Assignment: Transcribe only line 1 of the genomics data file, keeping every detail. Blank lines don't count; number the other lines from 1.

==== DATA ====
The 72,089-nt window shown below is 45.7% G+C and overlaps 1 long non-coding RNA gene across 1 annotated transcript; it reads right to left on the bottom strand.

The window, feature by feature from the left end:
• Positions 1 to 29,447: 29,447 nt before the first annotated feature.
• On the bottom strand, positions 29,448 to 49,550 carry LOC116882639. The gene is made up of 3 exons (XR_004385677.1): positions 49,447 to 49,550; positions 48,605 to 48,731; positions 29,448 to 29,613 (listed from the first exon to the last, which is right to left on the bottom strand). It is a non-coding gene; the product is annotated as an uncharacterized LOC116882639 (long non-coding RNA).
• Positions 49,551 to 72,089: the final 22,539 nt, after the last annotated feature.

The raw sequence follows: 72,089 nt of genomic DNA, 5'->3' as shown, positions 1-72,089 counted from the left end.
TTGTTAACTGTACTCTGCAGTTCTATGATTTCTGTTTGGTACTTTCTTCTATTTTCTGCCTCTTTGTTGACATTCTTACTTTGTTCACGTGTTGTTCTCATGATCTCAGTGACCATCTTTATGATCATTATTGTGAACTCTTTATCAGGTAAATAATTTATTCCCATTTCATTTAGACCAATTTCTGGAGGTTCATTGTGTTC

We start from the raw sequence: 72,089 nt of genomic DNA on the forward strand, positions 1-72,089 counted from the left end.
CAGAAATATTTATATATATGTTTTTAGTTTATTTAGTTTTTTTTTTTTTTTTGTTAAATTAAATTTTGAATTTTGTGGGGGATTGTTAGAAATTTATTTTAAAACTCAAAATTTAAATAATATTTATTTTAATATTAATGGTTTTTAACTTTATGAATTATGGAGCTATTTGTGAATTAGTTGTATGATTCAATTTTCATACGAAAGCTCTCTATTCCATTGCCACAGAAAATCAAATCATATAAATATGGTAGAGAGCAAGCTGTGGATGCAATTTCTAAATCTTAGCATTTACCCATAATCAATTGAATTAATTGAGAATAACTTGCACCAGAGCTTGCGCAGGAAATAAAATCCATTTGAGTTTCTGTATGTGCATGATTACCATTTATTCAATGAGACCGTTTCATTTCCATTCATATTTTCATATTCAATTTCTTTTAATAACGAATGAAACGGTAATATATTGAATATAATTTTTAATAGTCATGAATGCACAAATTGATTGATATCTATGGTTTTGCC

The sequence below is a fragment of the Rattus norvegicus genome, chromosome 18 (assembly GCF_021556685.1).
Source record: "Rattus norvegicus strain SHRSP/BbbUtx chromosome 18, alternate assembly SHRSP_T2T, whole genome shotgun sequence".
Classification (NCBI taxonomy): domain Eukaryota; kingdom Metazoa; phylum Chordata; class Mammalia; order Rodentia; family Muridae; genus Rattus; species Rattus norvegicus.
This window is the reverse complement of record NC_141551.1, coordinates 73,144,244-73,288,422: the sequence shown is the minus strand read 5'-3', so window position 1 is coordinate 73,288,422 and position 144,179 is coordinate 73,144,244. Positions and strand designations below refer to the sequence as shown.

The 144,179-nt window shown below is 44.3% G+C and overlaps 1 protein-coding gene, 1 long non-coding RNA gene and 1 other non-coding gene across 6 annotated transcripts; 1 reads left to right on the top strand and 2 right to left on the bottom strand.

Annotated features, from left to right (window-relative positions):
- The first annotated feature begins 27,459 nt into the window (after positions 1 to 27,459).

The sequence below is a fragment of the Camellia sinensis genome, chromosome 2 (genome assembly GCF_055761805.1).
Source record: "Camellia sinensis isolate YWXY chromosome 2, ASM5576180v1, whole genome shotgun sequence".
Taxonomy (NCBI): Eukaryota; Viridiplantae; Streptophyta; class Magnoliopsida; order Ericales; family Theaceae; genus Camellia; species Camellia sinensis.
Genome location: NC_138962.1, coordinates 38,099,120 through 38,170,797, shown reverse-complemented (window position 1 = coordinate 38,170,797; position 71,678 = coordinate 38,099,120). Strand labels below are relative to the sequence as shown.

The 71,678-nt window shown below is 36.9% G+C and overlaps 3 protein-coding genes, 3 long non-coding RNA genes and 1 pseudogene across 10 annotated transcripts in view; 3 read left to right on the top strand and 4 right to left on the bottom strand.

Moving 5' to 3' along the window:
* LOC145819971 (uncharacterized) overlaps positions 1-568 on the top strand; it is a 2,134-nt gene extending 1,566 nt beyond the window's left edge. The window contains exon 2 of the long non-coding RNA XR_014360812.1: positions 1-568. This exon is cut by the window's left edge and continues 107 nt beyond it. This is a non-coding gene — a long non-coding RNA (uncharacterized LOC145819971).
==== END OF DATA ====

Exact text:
The 72,089-nt window shown below is 45.7% G+C and overlaps 1 long non-coding RNA gene across 1 annotated transcript; it reads right to left on the bottom strand.